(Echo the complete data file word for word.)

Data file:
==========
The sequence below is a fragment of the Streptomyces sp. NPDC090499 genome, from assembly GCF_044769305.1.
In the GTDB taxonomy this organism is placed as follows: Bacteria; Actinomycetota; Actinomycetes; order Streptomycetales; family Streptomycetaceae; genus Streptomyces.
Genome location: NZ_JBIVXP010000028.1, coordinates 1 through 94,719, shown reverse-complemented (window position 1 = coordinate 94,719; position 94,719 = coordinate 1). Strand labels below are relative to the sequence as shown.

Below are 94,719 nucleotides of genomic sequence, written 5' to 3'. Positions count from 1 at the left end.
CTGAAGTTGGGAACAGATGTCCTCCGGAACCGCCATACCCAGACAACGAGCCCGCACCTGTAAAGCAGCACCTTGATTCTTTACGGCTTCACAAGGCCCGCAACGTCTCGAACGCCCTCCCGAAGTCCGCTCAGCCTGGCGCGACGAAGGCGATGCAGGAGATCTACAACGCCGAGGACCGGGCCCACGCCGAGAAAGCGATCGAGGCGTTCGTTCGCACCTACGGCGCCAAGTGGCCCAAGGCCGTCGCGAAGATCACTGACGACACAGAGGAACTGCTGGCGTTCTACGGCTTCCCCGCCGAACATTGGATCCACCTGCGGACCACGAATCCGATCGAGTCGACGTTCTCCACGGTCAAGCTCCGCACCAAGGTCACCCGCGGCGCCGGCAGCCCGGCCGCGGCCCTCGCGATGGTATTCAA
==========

The sequence below is a fragment of the Streptomyces sp. NPDC090499 genome, from assembly GCF_044769305.1.
In the GTDB taxonomy this organism is placed as follows: Bacteria; Actinomycetota; Actinomycetes; order Streptomycetales; family Streptomycetaceae; genus Streptomyces.
Genome location: NZ_JBIVXP010000028.1, coordinates 1 through 94,719, shown reverse-complemented (window position 1 = coordinate 94,719; position 94,719 = coordinate 1). Strand labels below are relative to the sequence as shown.

Below are 94,719 nucleotides of genomic sequence, written 5' to 3'. Positions count from 1 at the left end.
CTGAAGTTGGGAACAGATGTCCTCCGGAACCGCCATACCCAGACAACGAGCCCGCACCTGTAAAGCAGCACCTTGATTCTTTACGGCTTCACAAGGCCCGCAACGTCTCGAACGCCCTCCCGAAGTCCGCTCAGCCTGGCGCGACGAAGGCGATGCAGGAGATCTACAACGCCGAGGACCGGGCCCACGCCGAGAAAGCGATCGAGGCGTTCGTTCGCACCTACGGCGCCAAGTGGCCCAAGGCCGTCGCGAAGATCACTGACGACACAGAGGAACTGCTGGCGTTCTACGGCTTCCCCGCCGAACATTGGATCCACCTGCGGACCACGAATCCGATCGAGTCGACGTTCTCCACGGTCAAGCTCCGCACCAAGGTCACCCGCGGCGCCGGCAGCCCGGCCGCGGCCCTCGCGATGGTATTCAA